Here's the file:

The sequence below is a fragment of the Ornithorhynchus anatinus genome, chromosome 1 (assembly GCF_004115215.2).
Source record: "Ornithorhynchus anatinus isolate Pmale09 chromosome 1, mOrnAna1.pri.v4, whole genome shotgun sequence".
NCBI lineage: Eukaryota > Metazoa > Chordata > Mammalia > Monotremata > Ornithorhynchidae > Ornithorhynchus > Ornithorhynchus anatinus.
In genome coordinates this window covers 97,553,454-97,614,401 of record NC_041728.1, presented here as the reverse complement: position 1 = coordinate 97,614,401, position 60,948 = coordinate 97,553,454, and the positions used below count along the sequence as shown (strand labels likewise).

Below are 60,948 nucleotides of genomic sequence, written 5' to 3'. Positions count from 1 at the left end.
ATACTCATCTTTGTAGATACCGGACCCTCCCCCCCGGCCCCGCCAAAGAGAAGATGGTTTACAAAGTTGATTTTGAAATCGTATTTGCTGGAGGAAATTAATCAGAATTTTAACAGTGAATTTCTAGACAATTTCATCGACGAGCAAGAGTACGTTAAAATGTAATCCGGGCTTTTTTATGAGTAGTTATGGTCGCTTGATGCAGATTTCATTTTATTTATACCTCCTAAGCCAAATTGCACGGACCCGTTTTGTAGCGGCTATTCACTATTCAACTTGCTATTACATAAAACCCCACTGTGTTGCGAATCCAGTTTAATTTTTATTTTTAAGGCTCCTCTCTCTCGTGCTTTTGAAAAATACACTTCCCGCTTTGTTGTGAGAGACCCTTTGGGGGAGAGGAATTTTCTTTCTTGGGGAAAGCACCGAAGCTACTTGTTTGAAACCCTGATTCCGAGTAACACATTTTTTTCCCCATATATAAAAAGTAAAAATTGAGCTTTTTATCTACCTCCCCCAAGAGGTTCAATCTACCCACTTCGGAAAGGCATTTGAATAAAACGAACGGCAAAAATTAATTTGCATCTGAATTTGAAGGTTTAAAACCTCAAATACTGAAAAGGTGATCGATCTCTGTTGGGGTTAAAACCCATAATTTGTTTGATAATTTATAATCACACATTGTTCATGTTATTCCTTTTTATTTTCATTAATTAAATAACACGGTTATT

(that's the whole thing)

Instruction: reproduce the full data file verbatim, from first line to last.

The sequence below is a fragment of the Ornithorhynchus anatinus genome, chromosome 1 (assembly GCF_004115215.2).
Source record: "Ornithorhynchus anatinus isolate Pmale09 chromosome 1, mOrnAna1.pri.v4, whole genome shotgun sequence".
NCBI lineage: Eukaryota > Metazoa > Chordata > Mammalia > Monotremata > Ornithorhynchidae > Ornithorhynchus > Ornithorhynchus anatinus.
In genome coordinates this window covers 97,553,454-97,614,401 of record NC_041728.1, presented here as the reverse complement: position 1 = coordinate 97,614,401, position 60,948 = coordinate 97,553,454, and the positions used below count along the sequence as shown (strand labels likewise).

Below are 60,948 nucleotides of genomic sequence, written 5' to 3'. Positions count from 1 at the left end.
ATACTCATCTTTGTAGATACCGGACCCTCCCCCCCGGCCCCGCCAAAGAGAAGATGGTTTACAAAGTTGATTTTGAAATCGTATTTGCTGGAGGAAATTAATCAGAATTTTAACAGTGAATTTCTAGACAATTTCATCGACGAGCAAGAGTACGTTAAAATGTAATCCGGGCTTTTTTATGAGTAGTTATGGTCGCTTGATGCAGATTTCATTTTATTTATACCTCCTAAGCCAAATTGCACGGACCCGTTTTGTAGCGGCTATTCACTATTCAACTTGCTATTACATAAAACCCCACTGTGTTGCGAATCCAGTTTAATTTTTATTTTTAAGGCTCCTCTCTCTCGTGCTTTTGAAAAATACACTTCCCGCTTTGTTGTGAGAGACCCTTTGGGGGAGAGGAATTTTCTTTCTTGGGGAAAGCACCGAAGCTACTTGTTTGAAACCCTGATTCCGAGTAACACATTTTTTTCCCCATATATAAAAAGTAAAAATTGAGCTTTTTATCTACCTCCCCCAAGAGGTTCAATCTACCCACTTCGGAAAGGCATTTGAATAAAACGAACGGCAAAAATTAATTTGCATCTGAATTTGAAGGTTTAAAACCTCAAATACTGAAAAGGTGATCGATCTCTGTTGGGGTTAAAACCCATAATTTGTTTGATAATTTATAATCACACATTGTTCATGTTATTCCTTTTTATTTTCATTAATTAAATAACACGGTTATT